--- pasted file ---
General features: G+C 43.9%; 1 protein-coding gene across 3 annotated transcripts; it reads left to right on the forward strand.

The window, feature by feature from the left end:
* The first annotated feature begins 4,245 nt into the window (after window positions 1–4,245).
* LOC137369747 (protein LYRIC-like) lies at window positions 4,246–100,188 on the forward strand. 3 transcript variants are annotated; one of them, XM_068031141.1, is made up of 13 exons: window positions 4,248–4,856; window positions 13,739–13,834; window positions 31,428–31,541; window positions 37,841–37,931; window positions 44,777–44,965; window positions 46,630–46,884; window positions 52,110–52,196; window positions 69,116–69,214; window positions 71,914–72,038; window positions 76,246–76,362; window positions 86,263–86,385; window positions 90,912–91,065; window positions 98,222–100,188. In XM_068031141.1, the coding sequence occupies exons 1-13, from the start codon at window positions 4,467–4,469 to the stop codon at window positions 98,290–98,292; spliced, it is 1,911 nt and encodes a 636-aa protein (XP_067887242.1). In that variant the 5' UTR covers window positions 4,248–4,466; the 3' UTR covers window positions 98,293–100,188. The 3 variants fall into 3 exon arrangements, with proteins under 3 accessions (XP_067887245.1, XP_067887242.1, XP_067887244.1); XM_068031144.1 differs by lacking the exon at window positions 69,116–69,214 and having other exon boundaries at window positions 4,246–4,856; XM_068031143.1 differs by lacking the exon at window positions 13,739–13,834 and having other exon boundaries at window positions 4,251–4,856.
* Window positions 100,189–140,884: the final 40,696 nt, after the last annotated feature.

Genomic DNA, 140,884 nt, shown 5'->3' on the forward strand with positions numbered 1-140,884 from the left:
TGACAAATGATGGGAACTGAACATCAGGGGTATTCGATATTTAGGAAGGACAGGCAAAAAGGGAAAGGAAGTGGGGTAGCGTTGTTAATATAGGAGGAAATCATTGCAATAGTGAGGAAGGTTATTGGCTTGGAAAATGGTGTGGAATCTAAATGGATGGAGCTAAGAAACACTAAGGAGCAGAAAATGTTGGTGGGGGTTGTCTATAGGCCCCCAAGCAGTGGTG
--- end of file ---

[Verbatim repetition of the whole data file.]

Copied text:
General features: G+C 43.9%; 1 protein-coding gene across 3 annotated transcripts; it reads left to right on the forward strand.

The window, feature by feature from the left end:
* The first annotated feature begins 4,245 nt into the window (after window positions 1–4,245).
* LOC137369747 (protein LYRIC-like) lies at window positions 4,246–100,188 on the forward strand. 3 transcript variants are annotated; one of them, XM_068031141.1, is made up of 13 exons: window positions 4,248–4,856; window positions 13,739–13,834; window positions 31,428–31,541; window positions 37,841–37,931; window positions 44,777–44,965; window positions 46,630–46,884; window positions 52,110–52,196; window positions 69,116–69,214; window positions 71,914–72,038; window positions 76,246–76,362; window positions 86,263–86,385; window positions 90,912–91,065; window positions 98,222–100,188. In XM_068031141.1, the coding sequence occupies exons 1-13, from the start codon at window positions 4,467–4,469 to the stop codon at window positions 98,290–98,292; spliced, it is 1,911 nt and encodes a 636-aa protein (XP_067887242.1). In that variant the 5' UTR covers window positions 4,248–4,466; the 3' UTR covers window positions 98,293–100,188. The 3 variants fall into 3 exon arrangements, with proteins under 3 accessions (XP_067887245.1, XP_067887242.1, XP_067887244.1); XM_068031144.1 differs by lacking the exon at window positions 69,116–69,214 and having other exon boundaries at window positions 4,246–4,856; XM_068031143.1 differs by lacking the exon at window positions 13,739–13,834 and having other exon boundaries at window positions 4,251–4,856.
* Window positions 100,189–140,884: the final 40,696 nt, after the last annotated feature.

Genomic DNA, 140,884 nt, shown 5'->3' on the forward strand with positions numbered 1-140,884 from the left:
TGACAAATGATGGGAACTGAACATCAGGGGTATTCGATATTTAGGAAGGACAGGCAAAAAGGGAAAGGAAGTGGGGTAGCGTTGTTAATATAGGAGGAAATCATTGCAATAGTGAGGAAGGTTATTGGCTTGGAAAATGGTGTGGAATCTAAATGGATGGAGCTAAGAAACACTAAGGAGCAGAAAATGTTGGTGGGGGTTGTCTATAGGCCCCCAAGCAGTGGTG